that she co-authored with Dworkin in 1983 defined pornographic
representation as "a practice of sex discrimination, a violation of
women's civil rights, the opposite of sexual equality." In other words,
pornography and the unwelcome workplace proposition are, in MacKinnon's
schema, the same kind of violation of women's civil rights. Since her
anti-pornography stance makes liberals generally, and First Amendment
advocates in particular, very uneasy, her association with sexual
harassment law probably contributes to its current unpopularity.

This conference certainly demonstrated the availability of sexual
harassment law for parody. The legal doctrine produces ludicrous
hypotheticals of the kind lawyers seem to love. Take the problem of the
"bisexual harasser," for example. Is it discrimination based on sex if a
bisexual supervisor sexually harasses male and female subordinates
equally? Or consider the six scenarios of ascending complexity presented by William Eskridge, a Georgetown law professor.
These scenarios culminate in the case of "Mechelle Vinson, bank
teller, [who] is groped and threatened with rape by her bank
supervisor, Sidney Taylor, after he finds out that Mechelle is a
male-to-female transsexual." Has Taylor harassed a woman? Is sexual
difference necessary for sex discrimination? If so, are we sure we
know what sexual difference is?

More seriously, as Eskridge also pointed out, the ambiguity of the
word "sex" in "sexual harassment" can make apparently
non-sexualized forms of harassment, such as letting the air out of a
co-worker's tires, hard to adjudicate. Does the word "sex" refer to
gender differences or erotic interaction?

More recent criticisms of sexual harassment law focus not on its
conundrums, however, but on allegations that it interferes with routine
sexual interchanges. This criticism has been made not only by journalists
such as Toobin, but also by feminist academics such as Jane
herself once the target of sexual harassment charges. Symposium
participants spent a lot of time attempting to defuse and reverse this
claim. MacKinnon suggested that it's critics of sexual harassment law,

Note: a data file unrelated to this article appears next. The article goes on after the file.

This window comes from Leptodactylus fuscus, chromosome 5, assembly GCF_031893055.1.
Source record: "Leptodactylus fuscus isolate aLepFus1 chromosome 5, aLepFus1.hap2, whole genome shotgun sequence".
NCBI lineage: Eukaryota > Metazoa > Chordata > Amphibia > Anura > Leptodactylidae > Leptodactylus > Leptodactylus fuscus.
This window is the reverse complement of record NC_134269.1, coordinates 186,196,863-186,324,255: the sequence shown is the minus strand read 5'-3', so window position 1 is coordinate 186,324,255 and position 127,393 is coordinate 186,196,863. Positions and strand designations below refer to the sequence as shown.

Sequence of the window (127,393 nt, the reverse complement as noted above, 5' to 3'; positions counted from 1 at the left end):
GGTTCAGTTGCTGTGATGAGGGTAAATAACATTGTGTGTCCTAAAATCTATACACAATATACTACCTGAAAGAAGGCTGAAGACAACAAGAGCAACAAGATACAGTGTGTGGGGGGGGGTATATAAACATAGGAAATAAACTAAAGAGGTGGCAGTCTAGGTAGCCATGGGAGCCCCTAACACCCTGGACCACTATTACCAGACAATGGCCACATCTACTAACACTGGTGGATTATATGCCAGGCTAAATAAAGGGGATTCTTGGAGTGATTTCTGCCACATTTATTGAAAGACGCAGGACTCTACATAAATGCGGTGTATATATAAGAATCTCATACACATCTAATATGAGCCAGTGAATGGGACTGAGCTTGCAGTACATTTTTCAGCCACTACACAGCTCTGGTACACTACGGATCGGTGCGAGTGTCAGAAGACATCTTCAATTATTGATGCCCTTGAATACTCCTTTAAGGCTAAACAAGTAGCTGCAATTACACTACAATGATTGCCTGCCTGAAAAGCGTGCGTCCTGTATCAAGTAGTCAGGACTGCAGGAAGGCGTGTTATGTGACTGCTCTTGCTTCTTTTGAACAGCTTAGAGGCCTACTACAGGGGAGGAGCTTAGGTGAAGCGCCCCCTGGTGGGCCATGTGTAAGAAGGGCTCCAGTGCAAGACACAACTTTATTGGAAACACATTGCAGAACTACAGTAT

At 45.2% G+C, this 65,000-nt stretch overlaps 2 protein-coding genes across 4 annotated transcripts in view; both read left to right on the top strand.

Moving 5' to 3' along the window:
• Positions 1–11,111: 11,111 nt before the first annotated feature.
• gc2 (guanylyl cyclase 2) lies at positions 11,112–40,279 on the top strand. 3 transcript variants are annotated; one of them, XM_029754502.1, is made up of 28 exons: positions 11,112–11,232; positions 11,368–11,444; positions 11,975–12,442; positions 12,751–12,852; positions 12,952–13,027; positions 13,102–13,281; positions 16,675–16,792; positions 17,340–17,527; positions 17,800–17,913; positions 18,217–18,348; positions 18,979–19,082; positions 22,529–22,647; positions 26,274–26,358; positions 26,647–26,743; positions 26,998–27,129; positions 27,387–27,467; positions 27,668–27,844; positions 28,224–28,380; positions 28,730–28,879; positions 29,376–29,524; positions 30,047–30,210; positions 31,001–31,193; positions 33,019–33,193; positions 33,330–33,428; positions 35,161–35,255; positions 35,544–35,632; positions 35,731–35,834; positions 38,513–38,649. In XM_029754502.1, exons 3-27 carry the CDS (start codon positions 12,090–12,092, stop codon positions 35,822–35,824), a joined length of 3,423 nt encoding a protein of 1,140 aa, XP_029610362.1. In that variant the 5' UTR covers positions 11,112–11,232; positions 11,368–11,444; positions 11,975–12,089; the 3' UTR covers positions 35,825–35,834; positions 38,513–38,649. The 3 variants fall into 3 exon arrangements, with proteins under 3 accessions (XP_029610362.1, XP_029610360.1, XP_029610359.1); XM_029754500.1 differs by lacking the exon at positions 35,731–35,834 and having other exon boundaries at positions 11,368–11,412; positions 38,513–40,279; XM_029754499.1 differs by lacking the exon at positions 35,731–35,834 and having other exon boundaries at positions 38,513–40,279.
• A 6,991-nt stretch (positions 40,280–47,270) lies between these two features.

not its advocates, who assume that "if sex must be equal, the end of sex
must be at hand." Dworkin went for sarcasm, characterizing
opponents of sexual harassment law as "millions of men [who] want to have
a young woman in the workplace to suck their cock." Others, like
social psychologist Louise Fitzgerald, look to experimental data that
suggest that "men are more likely to perceive sexual motives and

So yes, sexual harassment law is open to confusion and parody. It
probably doesn't help that one of its architects is a polemicist and
provocateur, who began "Sexual Harassment of Working Women" with the
statement: "Intimate violation of women by men is sufficiently pervasive in
American society as to be nearly invisible." Nevertheless, after
listening to 72 hours of earnest legal discussion, I did leave
feeling that sexual harassment exists, harms women predominantly and can
and should be redressed by law.

It may be hard not to hold the advocates of sexual harassment law responsible for cluttering the airwaves with unsavory and ultimately tedious details of everything from presidential priapic anatomy to pornographic preferences in the highest court in the land; with creating a new and ugly plot line in that long-running soap opera of "he said, she said"; with providing new occasions for litigation and lamentation. But as MacKinnon herself wrote over a decade ago -- in a formulation reiterated by many of the conference speakers -- "Sexual harassment, the event, was not invented by feminists; the perpetrators did that with no help from us."

Laura Green

Laura Green is an assistant professor of English at Yale University.